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    Thanks everyone, I think imma go the more "standard volume* high pressure" route. I believe it to be a 10774 mellings. I run a "m77" standard pump in my street built 468, it works fine, all is appreciated. Thanks again. All the info has helped out. I don't like to run my stuff hard, it'll be at 3500 or so cruising more than anything lol, the 5500 might get touched here and there for fun.
    "its a shame for a man to spend his whole life, not knowing what his body is truly capable of" :Socrates:

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    www.highflowdynamics.com LakesOnly's Avatar
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    Quote Originally Posted by obnoxious001 View Post
    I am going to say that it will depend on how the engine is built...
    Without knowing more details about the OP's boat, engine, and application, etc, I think this is the most prudent and wisest reply. The pump selected depends on so many variables.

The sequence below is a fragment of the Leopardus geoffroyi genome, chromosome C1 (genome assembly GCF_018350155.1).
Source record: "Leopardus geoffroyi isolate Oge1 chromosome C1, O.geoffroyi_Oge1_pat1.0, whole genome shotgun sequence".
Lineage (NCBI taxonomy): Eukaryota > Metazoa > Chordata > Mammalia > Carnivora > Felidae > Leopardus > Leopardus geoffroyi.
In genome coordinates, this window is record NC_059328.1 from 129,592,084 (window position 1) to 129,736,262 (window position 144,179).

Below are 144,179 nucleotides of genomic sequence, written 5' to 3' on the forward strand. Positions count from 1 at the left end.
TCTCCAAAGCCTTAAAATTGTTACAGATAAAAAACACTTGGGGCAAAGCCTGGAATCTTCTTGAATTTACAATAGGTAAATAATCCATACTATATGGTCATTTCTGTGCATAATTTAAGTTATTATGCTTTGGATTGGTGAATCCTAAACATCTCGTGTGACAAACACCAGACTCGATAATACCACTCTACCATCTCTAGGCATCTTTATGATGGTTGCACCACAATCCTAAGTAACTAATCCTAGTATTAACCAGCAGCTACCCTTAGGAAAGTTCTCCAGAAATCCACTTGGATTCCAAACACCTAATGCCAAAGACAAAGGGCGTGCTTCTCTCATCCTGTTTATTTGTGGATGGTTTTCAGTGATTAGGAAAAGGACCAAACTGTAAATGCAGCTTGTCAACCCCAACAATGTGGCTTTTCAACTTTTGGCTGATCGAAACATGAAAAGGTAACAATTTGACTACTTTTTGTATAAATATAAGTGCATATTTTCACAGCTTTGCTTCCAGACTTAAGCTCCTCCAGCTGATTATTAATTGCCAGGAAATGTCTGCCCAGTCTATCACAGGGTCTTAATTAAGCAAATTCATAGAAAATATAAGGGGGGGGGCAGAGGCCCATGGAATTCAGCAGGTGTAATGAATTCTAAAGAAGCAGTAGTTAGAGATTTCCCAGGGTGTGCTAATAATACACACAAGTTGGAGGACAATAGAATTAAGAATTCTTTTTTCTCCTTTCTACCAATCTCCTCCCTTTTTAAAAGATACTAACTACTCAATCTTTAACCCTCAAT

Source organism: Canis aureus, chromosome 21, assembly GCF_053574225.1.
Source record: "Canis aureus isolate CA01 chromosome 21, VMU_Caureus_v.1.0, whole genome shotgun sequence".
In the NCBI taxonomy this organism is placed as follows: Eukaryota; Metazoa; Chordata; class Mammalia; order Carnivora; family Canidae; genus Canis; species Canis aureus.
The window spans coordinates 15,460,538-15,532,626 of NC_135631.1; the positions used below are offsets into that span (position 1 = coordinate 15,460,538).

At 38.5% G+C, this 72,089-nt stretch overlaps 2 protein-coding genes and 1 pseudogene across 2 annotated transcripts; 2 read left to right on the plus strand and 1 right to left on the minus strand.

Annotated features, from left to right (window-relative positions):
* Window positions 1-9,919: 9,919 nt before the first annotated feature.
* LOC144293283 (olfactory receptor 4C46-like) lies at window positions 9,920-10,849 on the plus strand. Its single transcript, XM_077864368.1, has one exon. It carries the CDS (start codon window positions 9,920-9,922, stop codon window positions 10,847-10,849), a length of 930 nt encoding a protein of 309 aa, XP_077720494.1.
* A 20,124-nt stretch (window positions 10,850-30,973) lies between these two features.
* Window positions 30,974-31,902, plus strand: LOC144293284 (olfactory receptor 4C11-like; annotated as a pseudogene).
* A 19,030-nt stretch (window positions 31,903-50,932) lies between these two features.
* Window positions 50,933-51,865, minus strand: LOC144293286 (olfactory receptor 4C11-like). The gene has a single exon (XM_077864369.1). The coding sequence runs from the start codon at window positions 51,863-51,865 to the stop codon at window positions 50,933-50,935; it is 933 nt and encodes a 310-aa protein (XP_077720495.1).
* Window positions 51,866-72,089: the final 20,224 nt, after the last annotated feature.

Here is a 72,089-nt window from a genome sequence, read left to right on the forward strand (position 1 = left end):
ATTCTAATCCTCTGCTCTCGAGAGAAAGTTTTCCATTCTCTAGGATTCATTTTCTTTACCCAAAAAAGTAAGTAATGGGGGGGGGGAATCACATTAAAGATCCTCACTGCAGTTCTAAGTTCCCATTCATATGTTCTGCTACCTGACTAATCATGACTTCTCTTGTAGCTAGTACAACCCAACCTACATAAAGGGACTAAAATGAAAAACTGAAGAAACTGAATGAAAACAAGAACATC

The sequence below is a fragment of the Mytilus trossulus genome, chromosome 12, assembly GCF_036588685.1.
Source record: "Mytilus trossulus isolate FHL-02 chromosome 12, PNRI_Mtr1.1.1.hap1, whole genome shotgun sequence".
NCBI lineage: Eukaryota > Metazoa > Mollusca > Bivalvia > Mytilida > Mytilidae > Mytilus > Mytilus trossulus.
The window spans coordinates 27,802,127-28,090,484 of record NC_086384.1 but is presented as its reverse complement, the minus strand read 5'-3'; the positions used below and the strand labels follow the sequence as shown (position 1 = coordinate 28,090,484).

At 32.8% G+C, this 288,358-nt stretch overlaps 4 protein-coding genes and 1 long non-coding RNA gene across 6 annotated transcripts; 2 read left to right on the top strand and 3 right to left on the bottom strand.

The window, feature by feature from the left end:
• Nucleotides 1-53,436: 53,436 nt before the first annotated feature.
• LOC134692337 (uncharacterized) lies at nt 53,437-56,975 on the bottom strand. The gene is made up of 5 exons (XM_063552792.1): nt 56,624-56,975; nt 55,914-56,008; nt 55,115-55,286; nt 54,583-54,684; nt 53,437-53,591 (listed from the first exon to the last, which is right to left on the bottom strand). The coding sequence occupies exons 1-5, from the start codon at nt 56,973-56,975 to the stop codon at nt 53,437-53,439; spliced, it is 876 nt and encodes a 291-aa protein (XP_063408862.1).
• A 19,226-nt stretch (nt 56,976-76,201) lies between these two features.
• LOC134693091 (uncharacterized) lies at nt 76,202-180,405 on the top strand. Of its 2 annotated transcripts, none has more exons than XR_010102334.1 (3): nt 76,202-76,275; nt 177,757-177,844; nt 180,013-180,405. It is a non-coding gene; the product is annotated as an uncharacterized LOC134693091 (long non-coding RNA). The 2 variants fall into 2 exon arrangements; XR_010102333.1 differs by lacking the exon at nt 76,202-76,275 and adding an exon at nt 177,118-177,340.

Moving along: A lot of people claim that HV pumps chew distributor gears and that is a big case of mistaken blame. Oil pressure is oil pressure, meaning that 70 psi is 70 psi regardless of whether the pump is an standard volume pump or an HV pump. The amount of load to turn an oil pump mechanism that has 25% taller gears is inconsequential to the engine's distributor gear--if such a minute change in pump design were so close to the cusp of a distributor gear loading problem then the engine manufacturers wouldn't use the standard pump volume design either. And since oil pressure is the biggest load on the distributor gear, then a high pressure standard pump pushing 80 psi will load/wear the distributor gear more than an HV pump pushing 65 psi, technically speaking. This is why in most cases of recreational engines where longevity and reliability are a big consideration we prefer to build the engine on the loose side and use an HV pump which maintains oil pressure over a wide temperature range, moves more oil when needed which lubricates, cools, cleans, acts as a seal, etc. Also in a given build, contrary to popular belief an HV pump does not move 25% more oil through the engine, it is sending approximately the same amount of oil through the engine but is bypassing more oil until the oil has become so hot and so thin (for example) that when called upon to do so the HV pump will have at its disposal the extra pumping volume to send that needed oil (which was previously being bypassed) through the engine where it is now needed due to the increased bleed-off rate that comes with the increased oil temps, etc.